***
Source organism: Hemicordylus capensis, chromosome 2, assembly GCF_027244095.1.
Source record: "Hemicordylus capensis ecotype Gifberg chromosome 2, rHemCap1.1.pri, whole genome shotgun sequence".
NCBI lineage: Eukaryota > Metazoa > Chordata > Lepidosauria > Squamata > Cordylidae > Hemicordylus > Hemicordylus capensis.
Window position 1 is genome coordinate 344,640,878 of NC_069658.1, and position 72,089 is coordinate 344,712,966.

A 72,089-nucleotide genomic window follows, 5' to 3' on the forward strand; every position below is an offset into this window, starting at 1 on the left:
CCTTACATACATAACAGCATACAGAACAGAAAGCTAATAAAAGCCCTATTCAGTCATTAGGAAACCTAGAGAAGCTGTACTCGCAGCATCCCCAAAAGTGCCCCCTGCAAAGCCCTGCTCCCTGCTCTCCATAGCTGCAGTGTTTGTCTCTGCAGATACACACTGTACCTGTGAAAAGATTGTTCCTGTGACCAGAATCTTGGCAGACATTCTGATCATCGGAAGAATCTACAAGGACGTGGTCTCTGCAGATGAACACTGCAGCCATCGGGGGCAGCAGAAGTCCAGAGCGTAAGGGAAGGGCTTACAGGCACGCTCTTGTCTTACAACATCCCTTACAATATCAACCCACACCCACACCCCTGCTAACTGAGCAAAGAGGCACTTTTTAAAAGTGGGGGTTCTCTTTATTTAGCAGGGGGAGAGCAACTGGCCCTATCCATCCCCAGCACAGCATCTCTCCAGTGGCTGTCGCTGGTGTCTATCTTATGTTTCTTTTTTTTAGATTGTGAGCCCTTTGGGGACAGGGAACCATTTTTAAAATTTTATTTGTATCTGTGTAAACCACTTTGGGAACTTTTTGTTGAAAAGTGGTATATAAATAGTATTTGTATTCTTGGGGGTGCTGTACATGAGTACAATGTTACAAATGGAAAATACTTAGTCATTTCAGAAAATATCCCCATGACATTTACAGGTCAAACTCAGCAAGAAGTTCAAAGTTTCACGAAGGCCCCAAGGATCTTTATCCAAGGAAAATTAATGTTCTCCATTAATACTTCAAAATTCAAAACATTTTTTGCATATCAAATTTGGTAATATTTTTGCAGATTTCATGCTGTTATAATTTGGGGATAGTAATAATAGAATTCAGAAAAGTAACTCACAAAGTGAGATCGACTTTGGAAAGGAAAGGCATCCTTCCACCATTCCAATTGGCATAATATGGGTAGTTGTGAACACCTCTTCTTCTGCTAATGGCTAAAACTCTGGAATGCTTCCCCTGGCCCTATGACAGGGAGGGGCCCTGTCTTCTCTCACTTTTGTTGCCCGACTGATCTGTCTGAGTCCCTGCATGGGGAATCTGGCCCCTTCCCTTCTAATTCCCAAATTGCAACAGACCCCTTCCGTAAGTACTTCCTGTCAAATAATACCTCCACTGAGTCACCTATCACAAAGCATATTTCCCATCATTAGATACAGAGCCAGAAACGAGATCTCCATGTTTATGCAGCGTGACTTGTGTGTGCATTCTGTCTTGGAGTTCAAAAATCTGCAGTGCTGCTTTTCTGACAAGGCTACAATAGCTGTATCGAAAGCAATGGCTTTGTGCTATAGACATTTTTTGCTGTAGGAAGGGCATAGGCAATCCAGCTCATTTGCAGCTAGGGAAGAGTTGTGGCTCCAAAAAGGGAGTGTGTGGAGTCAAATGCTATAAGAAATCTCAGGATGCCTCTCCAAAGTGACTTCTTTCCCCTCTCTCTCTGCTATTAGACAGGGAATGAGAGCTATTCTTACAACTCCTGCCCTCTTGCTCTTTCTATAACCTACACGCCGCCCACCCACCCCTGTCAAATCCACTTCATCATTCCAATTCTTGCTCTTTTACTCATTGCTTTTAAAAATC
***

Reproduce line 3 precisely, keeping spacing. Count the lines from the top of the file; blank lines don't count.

NCBI lineage: Eukaryota > Metazoa > Chordata > Lepidosauria > Squamata > Cordylidae > Hemicordylus > Hemicordylus capensis.